Calcaneal apophysitis or Sever's Disease is a painful inflammation of the heel’s growth plate. It typically affects children between the ages of 8 and 14 years old, because the heel bone (calcaneus) is not fully developed until at least age 14. Until then, new bone is forming at the growth plate (physis), a weak area located at the back of the heel. When there is too much repetitive stress on the growth plate, inflammation can develop.

Sever’s disease is the most common cause of heel pain in children, and it can occur in one or both feet. Heel pain in children differs from the most common type of heel pain experienced by adults. While heel pain in adults usually subsides after a period of walking, pediatric heel pain typically gets worse.


Sever's disease is most common in kids who play sports due to overuse and stress on the heel bone. Muscle strain and inflammed tissue result from the repetitive movement and pounding that take place during sports play. For this reason, children and adolescents involved in soccer, track or basketball are especially vulnerable. Other potential causes of calcaneal apophysitis include obesity, a tight Achilles tendon and biomechanical problems, such as flatfoot or a high-arched foot.


Symptoms of calcaneal apophysitis may include:

  • Pain in the back or bottom of the heel
  • Limping
  • Walking on toes
  • Difficulty running, jumping or participating in usual activities or sports
  • Pain when the sides of the heel are squeezed
  • Tiredness


To diagnose the cause of your child’s heel pain and rule out other more serious conditions, Dr. Berg obtains a thorough medical history and asks questions about recent activities. He will also examine your child’s foot and leg. X-rays are often used to evaluate the condition. Other advanced imaging studies and laboratory tests may also be ordered.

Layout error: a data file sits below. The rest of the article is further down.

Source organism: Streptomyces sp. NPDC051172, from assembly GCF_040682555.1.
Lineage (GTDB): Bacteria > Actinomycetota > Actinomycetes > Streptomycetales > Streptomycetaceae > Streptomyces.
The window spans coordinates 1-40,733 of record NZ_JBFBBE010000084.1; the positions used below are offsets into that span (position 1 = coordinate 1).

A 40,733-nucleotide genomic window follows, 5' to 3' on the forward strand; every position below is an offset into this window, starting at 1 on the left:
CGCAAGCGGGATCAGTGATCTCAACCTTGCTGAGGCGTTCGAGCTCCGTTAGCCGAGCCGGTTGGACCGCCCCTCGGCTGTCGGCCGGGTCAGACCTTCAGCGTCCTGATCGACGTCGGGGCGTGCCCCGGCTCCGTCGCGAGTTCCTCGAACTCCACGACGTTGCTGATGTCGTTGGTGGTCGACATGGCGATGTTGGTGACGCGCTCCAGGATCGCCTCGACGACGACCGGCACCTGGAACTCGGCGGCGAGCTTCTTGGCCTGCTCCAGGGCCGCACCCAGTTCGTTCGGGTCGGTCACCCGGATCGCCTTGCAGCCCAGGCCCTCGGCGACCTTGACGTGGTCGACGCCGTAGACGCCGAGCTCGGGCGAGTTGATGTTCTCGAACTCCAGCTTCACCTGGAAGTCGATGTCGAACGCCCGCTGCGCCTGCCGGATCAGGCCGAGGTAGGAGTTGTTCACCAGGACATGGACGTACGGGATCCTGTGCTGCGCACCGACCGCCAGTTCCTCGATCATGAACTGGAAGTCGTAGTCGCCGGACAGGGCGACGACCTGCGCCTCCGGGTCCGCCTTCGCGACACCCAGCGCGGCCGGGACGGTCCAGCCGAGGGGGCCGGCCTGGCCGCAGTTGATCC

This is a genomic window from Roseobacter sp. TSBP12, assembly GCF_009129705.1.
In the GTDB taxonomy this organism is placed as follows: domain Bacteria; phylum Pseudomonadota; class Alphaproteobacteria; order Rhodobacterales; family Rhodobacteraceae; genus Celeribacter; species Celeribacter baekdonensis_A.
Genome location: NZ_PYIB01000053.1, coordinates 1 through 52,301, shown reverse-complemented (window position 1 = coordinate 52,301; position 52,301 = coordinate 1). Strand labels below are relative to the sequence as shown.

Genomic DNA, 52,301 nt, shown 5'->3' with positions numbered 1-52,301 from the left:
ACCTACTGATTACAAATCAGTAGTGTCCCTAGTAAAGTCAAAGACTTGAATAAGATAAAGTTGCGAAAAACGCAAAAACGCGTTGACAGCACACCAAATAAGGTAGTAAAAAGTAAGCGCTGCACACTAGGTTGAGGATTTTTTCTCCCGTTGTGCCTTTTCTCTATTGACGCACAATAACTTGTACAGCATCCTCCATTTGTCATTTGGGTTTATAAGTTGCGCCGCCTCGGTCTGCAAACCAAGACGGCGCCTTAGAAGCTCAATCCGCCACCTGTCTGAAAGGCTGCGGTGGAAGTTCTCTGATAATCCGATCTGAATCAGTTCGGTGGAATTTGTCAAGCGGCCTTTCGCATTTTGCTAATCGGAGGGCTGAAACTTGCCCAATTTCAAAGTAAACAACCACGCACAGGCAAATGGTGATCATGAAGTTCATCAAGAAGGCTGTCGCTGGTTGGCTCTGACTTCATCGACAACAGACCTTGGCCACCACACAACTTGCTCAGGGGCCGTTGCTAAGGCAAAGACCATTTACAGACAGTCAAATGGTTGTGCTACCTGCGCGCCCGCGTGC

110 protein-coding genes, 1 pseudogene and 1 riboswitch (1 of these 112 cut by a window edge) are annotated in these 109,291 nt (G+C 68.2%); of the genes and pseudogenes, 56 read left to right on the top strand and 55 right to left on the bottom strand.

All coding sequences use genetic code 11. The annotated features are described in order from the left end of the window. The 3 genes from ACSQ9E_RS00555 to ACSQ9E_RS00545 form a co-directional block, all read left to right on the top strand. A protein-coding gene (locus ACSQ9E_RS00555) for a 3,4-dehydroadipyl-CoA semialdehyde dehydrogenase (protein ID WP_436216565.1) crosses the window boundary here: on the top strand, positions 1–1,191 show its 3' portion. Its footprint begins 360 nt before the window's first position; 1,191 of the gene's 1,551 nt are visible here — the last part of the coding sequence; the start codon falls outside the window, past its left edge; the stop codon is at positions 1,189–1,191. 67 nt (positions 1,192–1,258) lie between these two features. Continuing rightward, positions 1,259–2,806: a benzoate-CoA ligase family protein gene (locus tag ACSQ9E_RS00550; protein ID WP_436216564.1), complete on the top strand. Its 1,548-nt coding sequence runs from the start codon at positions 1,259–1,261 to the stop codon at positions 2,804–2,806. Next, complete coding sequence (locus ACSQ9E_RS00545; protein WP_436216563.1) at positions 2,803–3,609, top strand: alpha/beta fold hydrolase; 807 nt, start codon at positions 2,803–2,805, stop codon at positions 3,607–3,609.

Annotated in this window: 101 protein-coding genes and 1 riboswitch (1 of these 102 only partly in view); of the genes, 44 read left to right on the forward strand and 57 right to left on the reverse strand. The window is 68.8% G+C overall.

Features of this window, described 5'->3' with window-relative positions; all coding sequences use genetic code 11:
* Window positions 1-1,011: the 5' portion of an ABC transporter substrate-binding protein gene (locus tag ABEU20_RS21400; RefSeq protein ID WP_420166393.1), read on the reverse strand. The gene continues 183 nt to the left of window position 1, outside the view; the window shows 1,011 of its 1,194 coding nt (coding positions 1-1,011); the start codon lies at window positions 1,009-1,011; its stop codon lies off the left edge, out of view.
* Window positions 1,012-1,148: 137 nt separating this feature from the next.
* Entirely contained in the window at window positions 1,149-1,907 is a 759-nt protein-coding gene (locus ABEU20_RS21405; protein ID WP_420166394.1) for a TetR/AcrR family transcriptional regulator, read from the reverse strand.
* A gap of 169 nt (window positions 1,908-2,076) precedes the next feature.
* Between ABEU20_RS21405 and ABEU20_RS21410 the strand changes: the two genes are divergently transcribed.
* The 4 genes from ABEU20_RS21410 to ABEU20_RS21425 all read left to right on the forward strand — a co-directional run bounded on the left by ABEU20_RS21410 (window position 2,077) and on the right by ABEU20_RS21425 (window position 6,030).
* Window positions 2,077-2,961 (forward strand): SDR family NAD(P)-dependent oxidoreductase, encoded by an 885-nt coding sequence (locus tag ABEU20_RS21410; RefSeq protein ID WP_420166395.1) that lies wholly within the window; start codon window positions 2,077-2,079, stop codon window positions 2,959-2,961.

Some of the common treatments for Sever's Disease include:

  • Reducing activity. The child needs to reduce or stop any activity that causes pain.
  • Supporting the heel. Temporary shoe inserts or custom orthotic devices may provide support for the heel.
  • Medications. Nonsteroidal anti-inflammatory drugs (NSAIDs), such as ibuprofen, help reduce the pain and inflammation.
  • Physical therapy. Stretching or physical therapy modalities are sometimes used to promote healing of the inflamed issue.
  • Immobilization. In some severe cases of pediatric heel pain, a cast may be used to promote healing while keeping the foot and ankle totally immobile.

Often, heel pain in children returns after it has been treated because the heel bone is still growing. Recurrence of heel pain may be a sign of calcaneal apophysitis or it may indicate a different problem. If your child has a repeat bout of heel pain, be sure to make an appointment with your foot and ankle surgeon.

Can Calcaneal Apophysitis Be Prevented?

The chances of a child developing heel pain can be reduced by:

  • A healthy diet to prevent obesity
  • Supportive shoes that are appropriate for the child’s activity
  • Avoid or limit wear of cleated athletic shoes
  • Avoid activity beyond a child’s ability.

For information about other types of heel pain visit:

What;s Causing My Heel Pain and What Can I Do About It?

If you suspect your child has Sever's disease call our office today at 206-368-7000 to make an appointment or request an appointment online